(17) All elements of the three offences under s 4(1) of AMLATFPUA had been well established by the prosecution. The culpability of the appellant was based on the fact that he was knowingly concerned with the illegal proceeds from unlawful activities. The evidence showed that the appellant knew, or had reason to believe or had reasonable suspicion that the funds entering his personal bank accounts at AmIslamic Bank were proceeds of unlawful activities. In fact, the appellant had without any reasonable excuse failed to take steps to ascertain whether or not the funds were the proceeds of unlawful activities. (paras 273 & 278)

(18) The trial judge had given matured and detailed consideration to the issue of authenticity of the documents regarding the resolutions of the shareholder of SRC. This court agreed entirely with the ruling of the trial judge and the reasons for that ruling. There was no additional evidence adduced by the defence during its case that would warrant the trial court to reconsider the earlier ruling made during the prosecution case on the admissibility of these documents. (para 346)

(19) This court agreed with the trial judge that when the doctrine of wilful blindness was applied, the evidence overwhelmingly showed that the appellant as the account holder of the two accounts into which the RM42 million flowed, had not been vigilant or taken measures to ensure that the funds received in his account were not proceeds of any unlawful activity. The appellant did not take 360 [2022] 1 MLRA Dato’ Sri Mohd Najib Hj Abd Razak v. PP any steps to investigate the flow of funds into his accounts. He seemed to have placed reliance on what Jho Low had told him as to the source of the funds and nothing else. He was the sitting Prime Minister at the material time and he had every opportunity, including official government channels, to make enquiries and confirm if indeed the funds came from the Saudi monarch. Not a single step was taken by the appellant to ascertain or verify the truth of the source as intimated to him by Jho Low, allegedly. This was classic wilful blindness. (paras 367-368)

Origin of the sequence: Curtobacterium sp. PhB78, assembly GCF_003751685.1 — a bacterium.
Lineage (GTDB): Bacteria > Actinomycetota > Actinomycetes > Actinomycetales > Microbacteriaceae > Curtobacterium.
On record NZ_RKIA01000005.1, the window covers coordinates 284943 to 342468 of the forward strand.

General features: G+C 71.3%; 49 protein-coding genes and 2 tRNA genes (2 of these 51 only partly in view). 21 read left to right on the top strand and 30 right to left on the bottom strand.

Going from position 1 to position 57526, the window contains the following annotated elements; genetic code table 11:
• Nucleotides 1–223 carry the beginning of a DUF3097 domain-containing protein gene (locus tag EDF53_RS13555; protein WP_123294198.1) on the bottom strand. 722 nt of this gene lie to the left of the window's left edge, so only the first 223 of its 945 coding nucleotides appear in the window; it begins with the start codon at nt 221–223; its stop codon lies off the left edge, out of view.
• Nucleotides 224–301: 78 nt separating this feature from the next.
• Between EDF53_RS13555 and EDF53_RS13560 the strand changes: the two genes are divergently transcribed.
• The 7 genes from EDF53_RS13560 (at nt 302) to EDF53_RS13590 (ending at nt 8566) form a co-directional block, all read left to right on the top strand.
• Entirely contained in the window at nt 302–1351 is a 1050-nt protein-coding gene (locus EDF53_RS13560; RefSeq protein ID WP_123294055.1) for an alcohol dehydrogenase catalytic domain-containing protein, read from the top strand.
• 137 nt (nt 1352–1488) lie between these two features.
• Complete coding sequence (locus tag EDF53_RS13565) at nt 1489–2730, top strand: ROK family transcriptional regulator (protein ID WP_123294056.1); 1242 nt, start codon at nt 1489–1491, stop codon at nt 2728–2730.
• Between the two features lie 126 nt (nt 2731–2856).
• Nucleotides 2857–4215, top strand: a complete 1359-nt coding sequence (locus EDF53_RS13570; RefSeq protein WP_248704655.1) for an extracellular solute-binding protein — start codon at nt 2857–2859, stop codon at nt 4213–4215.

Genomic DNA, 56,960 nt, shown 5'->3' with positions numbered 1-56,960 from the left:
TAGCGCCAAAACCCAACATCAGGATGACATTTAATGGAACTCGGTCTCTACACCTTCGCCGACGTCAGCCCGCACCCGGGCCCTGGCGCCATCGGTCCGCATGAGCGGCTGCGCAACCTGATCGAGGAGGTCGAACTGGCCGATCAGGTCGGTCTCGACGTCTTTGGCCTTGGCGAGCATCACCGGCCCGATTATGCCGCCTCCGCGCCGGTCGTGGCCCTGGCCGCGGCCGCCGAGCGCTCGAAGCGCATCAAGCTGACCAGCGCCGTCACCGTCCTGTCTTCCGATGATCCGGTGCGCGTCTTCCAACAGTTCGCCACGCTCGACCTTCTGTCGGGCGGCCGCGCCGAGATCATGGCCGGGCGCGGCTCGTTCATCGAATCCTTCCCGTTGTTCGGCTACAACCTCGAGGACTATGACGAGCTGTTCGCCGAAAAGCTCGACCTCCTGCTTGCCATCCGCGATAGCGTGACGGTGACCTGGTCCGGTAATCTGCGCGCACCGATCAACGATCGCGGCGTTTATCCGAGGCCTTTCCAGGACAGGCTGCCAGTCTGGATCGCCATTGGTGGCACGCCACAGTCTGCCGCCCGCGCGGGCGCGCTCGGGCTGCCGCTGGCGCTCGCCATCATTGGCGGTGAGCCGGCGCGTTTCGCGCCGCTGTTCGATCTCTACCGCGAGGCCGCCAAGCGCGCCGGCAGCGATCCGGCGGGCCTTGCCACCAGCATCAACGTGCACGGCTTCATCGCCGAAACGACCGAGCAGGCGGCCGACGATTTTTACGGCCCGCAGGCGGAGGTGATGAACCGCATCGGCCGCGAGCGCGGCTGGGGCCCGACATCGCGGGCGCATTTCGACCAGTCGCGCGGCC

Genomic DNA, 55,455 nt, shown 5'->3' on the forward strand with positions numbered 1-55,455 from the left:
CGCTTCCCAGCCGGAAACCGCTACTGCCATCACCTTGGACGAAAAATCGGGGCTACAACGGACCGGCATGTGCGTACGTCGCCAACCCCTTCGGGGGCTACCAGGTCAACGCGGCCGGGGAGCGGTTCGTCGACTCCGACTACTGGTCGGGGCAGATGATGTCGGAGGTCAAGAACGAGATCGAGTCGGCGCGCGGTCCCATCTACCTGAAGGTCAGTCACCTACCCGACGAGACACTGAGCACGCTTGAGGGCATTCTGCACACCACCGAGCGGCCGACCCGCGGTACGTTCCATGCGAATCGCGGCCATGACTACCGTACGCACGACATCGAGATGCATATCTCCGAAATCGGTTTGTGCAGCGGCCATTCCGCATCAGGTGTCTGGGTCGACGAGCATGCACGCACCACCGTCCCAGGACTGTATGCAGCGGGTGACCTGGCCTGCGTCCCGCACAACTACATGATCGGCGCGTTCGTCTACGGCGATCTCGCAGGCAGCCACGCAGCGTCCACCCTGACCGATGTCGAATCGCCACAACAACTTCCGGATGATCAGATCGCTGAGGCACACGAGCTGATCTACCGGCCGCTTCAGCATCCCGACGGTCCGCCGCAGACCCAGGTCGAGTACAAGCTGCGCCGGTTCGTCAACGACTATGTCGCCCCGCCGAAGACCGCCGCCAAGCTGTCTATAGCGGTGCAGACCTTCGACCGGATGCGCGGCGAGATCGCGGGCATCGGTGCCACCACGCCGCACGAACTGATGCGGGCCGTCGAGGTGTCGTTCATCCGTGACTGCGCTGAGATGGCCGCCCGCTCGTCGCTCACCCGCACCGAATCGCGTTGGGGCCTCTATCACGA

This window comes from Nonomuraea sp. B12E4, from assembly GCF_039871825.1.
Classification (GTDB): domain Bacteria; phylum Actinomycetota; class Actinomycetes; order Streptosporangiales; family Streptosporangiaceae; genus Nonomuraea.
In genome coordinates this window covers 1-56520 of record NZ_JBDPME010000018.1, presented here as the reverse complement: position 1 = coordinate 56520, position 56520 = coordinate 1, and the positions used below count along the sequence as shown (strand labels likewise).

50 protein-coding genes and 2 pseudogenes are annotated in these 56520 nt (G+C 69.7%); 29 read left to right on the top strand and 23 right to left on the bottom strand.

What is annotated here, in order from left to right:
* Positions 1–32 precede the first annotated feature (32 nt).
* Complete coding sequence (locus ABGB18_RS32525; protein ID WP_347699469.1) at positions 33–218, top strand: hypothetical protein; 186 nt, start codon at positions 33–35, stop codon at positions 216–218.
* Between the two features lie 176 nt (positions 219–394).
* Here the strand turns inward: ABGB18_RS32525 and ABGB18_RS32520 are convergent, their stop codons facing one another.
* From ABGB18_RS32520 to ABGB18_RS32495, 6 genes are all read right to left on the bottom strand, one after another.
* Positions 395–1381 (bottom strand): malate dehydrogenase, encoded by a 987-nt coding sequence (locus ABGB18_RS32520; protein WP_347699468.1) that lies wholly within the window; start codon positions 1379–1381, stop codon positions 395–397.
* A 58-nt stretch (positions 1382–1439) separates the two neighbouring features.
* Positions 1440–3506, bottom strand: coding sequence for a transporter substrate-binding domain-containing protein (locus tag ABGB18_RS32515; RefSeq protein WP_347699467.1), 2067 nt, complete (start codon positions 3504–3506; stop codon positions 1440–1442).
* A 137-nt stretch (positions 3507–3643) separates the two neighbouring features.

(20) This court found, as the trial judge did, that the prosecution had proved all the three money laundering charges under s 4(1)(b) of the AMLATFPUA beyond reasonable doubt. The appellant’s conviction on the three charges under s 4(1)(b) of AMLATFPUA was safe. (para 371)

(21) The appellant submitted that the appellant had a right to the statements of all those offered witnesses, who had provided statements to the MACC that the defence wanted to call. However, the Federal Court had as a matter of policy stated that such statements were privileged from disclosure. The reasons given by the trial judge for the dismissal of the appellant’s application were well grounded in law and were the correct position in law. (para 378)

(22) The trial judge did not err in the application of the sentencing principles or in appreciating the material facts placed before him. He had not made a wrong decision as to the proper factual basis for the sentencing. There was proper consideration by the trial judge of all factors that were relevant to be taken into consideration in sentencing. In the circumstances of the facts, this court did not find the sentences to be grossly excessive. The terms of imprisonment and fine imposed were wholly adequate and commensurate with the nature of the offences. (para 395)